Will 2013 be seen as the year the world (a.k.a. America) clued in to the reality of climate change? A shift does seem to be happening when papers such as the L.A. Times announce they'll no longer be printing the rantings of denialists.
It was encouraging to see the Washington Post link to a piece from Smithsonian.com entitled "Six Things We Learned About Our Changing Climate in 2013."
1. There are record levels of greenhouse gases in the atmosphere.
2. Global warming may have appeared to slow down, but it’s an illusion.
3. An overwhelming majority of scientists agree that human activities are changing the climate.
4. Climate change is already impacting your life.
5. There’s not nearly enough being done to stop climate change.
6. There is one key formula to preventing catastrophic climate change.
The amount of data and fine detail involved in calculating climate change projections can seem overwhelming, but a report released this summer by the International Energy Authority articulates the basic math.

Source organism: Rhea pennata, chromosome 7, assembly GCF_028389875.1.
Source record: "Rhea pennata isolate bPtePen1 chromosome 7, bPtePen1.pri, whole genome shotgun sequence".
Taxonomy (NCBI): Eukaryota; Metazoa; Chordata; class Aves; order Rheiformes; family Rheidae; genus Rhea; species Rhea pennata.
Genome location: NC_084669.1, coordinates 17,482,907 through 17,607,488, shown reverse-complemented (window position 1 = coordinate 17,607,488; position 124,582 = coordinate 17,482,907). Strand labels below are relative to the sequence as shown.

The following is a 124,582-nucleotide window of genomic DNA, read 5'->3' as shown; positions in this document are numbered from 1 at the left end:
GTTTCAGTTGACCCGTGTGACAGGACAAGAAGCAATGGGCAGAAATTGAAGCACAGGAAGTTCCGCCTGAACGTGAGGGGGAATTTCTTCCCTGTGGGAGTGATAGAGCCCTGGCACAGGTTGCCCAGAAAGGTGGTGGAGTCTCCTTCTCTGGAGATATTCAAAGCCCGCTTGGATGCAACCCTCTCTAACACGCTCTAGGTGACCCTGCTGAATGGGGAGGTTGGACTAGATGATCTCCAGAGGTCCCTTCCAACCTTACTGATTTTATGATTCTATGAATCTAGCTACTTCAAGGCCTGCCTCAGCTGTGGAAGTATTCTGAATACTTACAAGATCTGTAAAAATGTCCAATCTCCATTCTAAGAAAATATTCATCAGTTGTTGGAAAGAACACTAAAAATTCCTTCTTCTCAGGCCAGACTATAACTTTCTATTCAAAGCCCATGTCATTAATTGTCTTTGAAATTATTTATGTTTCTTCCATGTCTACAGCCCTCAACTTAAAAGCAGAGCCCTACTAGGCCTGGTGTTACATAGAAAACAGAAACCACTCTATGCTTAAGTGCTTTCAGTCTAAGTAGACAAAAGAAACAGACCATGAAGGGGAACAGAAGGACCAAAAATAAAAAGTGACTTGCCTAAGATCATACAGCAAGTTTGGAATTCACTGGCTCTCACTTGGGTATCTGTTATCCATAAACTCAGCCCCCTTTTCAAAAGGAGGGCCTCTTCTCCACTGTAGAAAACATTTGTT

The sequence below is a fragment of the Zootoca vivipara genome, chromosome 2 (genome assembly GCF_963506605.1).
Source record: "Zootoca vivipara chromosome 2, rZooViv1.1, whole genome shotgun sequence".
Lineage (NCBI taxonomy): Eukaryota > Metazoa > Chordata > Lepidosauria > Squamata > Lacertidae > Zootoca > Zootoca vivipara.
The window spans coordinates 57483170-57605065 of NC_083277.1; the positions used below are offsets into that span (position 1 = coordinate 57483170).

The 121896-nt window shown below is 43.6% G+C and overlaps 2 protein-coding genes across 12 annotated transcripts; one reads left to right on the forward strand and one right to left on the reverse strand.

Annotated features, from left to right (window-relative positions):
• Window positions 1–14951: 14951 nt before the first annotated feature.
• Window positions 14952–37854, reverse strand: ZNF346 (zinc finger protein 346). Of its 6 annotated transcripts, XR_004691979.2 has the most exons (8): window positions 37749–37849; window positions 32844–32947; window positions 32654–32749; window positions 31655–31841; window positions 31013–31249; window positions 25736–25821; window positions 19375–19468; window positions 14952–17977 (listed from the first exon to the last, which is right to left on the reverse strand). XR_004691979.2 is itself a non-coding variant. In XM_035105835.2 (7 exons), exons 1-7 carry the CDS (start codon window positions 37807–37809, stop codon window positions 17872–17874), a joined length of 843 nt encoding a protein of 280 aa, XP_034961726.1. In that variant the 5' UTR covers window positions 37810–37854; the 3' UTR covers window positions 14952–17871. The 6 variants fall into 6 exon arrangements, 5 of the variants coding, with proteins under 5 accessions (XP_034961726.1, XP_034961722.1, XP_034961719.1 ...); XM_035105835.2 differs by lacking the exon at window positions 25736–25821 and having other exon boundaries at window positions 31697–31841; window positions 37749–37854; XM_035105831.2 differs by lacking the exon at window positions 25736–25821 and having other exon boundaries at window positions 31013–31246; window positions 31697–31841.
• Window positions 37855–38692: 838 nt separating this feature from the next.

Of all existing fossil fuel reserves that are still in the Earth—all of the coal, oil and natural gas—we must ultimately leave two-thirds unburned, in the ground, to avoid warming the climate more than 2° Celsius (3.6° Fahrenheit), a number scientists recognize as a target for avoiding catastrophic climate change.
If we can figure out a way to stay within this carbon budget before it’s too late, we can still avert a climate disaster. If we can’t, then we too might look back at today’s record-breaking temperatures, droughts and floods as a fond memory of milder times.
There's really nothing remotely new here except that apparently what was previously attacked as heresy is now accepted as orthodoxy. I wonder if there's some way to get the word to Ottawa?